Recently, a small 11-amino acid amidated peptide, dopamine neuron stimulating peptide-11 (DNSP-11), was shown to exert neurotrophic-like actions on primary dopaminergic neurons and in parkinsonian rat models. This suggests smaller neurotrophic-like molecules may be deliverable and modifiable for therapeutic use. Here we evaluate the molecular and cellular protection properties of DNSP-11 and two other amidated-peptides, a 5-mer (DNSP-5) and a 17-mer (DNSP-17), hypothesized to be endoproteolytically processed from the pro- and mature glial cell line-derived neurotrophic factor (GDNF) protein sequence, respectively. Far-UV circular dichroism spectra show that the three DNSPs are soluble and act independently in vitro. Reverse phase HPLC and mass spectrometry analysis show that the three peptides are stable for one month at a variety of storage and experimental conditions. To gain insight into their biodistribution properties in the brain, we used affinity chromatography to show that DNSP-17 binds heparin equally as tight as GDNF, whereas DNSP-5 and DNSP-11 do not bind heparin, which should facilitate their delivery in vivo. Finally, we present data showing that DNSP-11 provides dose-dependent protection of HEK-293 cells from staurosporine and 3-nitropropionate (3-NP) cytotoxicity, thereby supporting its broad mitochondrial-protective properties.
|Number of pages
|Published - Jun 2011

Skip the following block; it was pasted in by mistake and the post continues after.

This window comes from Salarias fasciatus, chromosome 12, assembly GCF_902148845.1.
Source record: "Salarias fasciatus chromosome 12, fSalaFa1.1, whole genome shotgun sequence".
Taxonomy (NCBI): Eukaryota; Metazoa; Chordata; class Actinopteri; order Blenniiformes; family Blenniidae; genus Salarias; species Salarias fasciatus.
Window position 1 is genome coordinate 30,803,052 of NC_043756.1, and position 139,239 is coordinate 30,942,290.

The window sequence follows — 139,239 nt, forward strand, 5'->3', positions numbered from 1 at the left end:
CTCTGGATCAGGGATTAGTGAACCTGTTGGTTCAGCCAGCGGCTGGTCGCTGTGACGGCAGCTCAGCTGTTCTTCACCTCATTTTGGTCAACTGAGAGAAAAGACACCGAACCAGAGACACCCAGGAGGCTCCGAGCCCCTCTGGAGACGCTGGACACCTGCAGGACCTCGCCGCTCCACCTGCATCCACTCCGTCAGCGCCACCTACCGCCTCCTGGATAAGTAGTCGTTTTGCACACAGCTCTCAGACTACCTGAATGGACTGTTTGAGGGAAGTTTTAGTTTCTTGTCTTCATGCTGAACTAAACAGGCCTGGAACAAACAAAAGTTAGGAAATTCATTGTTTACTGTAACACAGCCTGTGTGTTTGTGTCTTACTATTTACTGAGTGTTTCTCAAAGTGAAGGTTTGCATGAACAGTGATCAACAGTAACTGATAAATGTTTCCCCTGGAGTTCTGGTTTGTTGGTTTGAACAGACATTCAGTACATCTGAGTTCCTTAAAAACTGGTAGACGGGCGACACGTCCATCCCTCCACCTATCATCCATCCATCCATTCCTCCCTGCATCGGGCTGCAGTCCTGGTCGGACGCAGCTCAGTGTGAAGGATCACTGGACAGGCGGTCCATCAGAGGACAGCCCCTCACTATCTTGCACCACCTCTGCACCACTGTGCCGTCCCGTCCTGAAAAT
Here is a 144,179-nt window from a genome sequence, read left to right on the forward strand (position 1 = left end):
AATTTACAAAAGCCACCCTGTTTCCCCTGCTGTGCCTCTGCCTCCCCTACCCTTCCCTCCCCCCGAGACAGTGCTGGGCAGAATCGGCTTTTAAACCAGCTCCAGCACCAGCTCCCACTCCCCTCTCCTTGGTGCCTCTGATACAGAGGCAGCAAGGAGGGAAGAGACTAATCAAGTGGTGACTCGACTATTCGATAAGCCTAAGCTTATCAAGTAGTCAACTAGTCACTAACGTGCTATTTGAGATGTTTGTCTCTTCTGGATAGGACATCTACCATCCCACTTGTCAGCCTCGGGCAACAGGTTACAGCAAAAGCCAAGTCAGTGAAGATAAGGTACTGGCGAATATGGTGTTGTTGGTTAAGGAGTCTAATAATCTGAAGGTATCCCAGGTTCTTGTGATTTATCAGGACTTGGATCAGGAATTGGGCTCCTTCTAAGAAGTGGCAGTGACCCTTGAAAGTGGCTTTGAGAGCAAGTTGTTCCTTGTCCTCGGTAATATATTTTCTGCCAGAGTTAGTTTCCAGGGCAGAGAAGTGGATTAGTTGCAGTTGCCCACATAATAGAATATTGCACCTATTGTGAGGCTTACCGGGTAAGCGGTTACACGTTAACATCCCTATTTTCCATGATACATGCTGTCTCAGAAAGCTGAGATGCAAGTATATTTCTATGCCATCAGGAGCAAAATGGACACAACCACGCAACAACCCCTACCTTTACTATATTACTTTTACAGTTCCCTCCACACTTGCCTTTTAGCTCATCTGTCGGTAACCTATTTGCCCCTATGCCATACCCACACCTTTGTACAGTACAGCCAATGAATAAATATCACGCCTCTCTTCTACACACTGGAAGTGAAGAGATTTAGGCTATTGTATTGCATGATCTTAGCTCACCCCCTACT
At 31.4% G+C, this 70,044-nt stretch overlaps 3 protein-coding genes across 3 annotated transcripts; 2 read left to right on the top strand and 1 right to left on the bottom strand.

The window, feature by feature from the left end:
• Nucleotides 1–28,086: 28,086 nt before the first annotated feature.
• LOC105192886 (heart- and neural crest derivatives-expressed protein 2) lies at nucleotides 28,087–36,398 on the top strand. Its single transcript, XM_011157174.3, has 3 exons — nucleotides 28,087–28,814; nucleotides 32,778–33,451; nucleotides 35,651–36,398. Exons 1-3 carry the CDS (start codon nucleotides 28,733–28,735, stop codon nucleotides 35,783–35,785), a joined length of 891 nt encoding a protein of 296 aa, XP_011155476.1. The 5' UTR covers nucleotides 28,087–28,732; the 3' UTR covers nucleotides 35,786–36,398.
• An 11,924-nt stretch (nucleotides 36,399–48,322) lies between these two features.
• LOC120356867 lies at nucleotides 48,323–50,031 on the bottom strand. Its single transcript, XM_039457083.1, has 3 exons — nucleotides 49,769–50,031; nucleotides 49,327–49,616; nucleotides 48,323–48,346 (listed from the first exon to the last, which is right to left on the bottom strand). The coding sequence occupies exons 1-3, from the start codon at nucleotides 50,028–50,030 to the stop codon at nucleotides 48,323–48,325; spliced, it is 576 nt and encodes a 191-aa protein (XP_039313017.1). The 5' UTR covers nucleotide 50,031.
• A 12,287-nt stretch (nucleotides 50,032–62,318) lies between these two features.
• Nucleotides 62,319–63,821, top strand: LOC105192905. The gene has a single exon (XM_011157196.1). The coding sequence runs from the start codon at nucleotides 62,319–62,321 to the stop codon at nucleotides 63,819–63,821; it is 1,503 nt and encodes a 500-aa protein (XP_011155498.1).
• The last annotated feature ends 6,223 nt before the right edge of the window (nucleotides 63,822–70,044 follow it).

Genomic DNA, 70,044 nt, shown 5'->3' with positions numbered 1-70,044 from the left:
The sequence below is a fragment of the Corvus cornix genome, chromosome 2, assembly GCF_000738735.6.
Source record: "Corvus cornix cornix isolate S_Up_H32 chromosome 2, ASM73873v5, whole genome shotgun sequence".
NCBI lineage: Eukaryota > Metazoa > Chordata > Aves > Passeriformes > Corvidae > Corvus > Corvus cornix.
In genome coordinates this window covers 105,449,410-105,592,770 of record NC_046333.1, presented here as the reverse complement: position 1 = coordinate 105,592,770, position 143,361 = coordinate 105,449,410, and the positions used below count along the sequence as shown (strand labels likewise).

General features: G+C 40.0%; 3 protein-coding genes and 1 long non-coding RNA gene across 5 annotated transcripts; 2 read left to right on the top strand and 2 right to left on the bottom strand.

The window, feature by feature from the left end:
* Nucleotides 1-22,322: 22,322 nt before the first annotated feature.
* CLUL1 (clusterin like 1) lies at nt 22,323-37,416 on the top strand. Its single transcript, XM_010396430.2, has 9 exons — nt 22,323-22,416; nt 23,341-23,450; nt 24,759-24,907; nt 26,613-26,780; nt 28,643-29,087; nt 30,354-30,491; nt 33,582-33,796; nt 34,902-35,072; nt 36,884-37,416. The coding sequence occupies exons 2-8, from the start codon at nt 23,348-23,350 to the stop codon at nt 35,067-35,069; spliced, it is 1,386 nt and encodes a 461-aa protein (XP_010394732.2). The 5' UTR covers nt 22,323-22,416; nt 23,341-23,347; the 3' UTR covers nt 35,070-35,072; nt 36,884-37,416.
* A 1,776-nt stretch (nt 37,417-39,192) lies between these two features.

Bibliographical noteFunding Information:
The authors thank Raymond Bartus for his helpful discussion. The authors acknowledge Stewart Surgener, Jack Schmidt, Martin Chow and Louis Hersh for their discussion and use of HPLC instrumentation. FPLC and CD spectroscopy experiments were performed in the University of Kentucky Center of Structural Biology. Mass spectrometry was performed at the University of Kentucky Mass Spectrometry Facility. Peptide amino acid sequencing analysis was performed at the University of Nebraska – Lincoln Center of Biotechnology. T.L.T. conducted research as part of her University of Kentucky Undergraduate Honors Thesis project. This research was supported by training grants to K.A.K. (T32 DA022738), J.T-C. (T32 AG000242) and funds from NIH COBRE Pilot ( P20RR20171 – L.H.B.), PhRMA Foundation (L.H.B.), NINDS ( NS039787 – L.H.B., D.M.G., G.A.G.), Columbus Foundation (L.H.B.), and University of Kentucky College of Medicine Startup Funds (L.H.B.).
ASJC Scopus subject areas
- Endocrine and Autonomic Systems
- Cellular and Molecular Neuroscience